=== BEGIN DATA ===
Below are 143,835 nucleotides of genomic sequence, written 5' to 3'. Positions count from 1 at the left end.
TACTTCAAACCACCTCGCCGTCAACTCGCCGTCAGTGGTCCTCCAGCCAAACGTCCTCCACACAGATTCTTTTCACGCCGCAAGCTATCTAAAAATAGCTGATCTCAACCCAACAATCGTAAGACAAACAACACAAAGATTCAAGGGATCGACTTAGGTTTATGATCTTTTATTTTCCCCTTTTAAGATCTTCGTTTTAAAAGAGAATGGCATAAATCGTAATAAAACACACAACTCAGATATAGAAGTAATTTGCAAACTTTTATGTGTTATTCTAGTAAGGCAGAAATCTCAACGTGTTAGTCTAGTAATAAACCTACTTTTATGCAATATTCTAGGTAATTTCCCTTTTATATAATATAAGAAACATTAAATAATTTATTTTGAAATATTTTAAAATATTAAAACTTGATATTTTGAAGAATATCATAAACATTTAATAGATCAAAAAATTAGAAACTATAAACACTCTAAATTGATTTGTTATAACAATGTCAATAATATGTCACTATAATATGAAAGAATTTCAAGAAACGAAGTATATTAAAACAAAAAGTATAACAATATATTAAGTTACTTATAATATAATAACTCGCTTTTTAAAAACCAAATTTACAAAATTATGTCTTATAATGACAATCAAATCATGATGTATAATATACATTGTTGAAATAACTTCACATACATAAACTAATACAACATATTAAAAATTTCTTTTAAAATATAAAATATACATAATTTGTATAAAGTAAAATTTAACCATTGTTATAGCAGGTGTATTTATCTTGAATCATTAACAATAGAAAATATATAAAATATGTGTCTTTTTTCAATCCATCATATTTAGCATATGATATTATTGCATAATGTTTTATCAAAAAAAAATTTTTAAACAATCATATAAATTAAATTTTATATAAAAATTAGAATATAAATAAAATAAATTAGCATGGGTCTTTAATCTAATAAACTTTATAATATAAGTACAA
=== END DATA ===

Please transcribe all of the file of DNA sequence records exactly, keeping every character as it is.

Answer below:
Below are 143,835 nucleotides of genomic sequence, written 5' to 3'. Positions count from 1 at the left end.
TACTTCAAACCACCTCGCCGTCAACTCGCCGTCAGTGGTCCTCCAGCCAAACGTCCTCCACACAGATTCTTTTCACGCCGCAAGCTATCTAAAAATAGCTGATCTCAACCCAACAATCGTAAGACAAACAACACAAAGATTCAAGGGATCGACTTAGGTTTATGATCTTTTATTTTCCCCTTTTAAGATCTTCGTTTTAAAAGAGAATGGCATAAATCGTAATAAAACACACAACTCAGATATAGAAGTAATTTGCAAACTTTTATGTGTTATTCTAGTAAGGCAGAAATCTCAACGTGTTAGTCTAGTAATAAACCTACTTTTATGCAATATTCTAGGTAATTTCCCTTTTATATAATATAAGAAACATTAAATAATTTATTTTGAAATATTTTAAAATATTAAAACTTGATATTTTGAAGAATATCATAAACATTTAATAGATCAAAAAATTAGAAACTATAAACACTCTAAATTGATTTGTTATAACAATGTCAATAATATGTCACTATAATATGAAAGAATTTCAAGAAACGAAGTATATTAAAACAAAAAGTATAACAATATATTAAGTTACTTATAATATAATAACTCGCTTTTTAAAAACCAAATTTACAAAATTATGTCTTATAATGACAATCAAATCATGATGTATAATATACATTGTTGAAATAACTTCACATACATAAACTAATACAACATATTAAAAATTTCTTTTAAAATATAAAATATACATAATTTGTATAAAGTAAAATTTAACCATTGTTATAGCAGGTGTATTTATCTTGAATCATTAACAATAGAAAATATATAAAATATGTGTCTTTTTTCAATCCATCATATTTAGCATATGATATTATTGCATAATGTTTTATCAAAAAAAAATTTTTAAACAATCATATAAATTAAATTTTATATAAAAATTAGAATATAAATAAAATAAATTAGCATGGGTCTTTAATCTAATAAACTTTATAATATAAGTACAA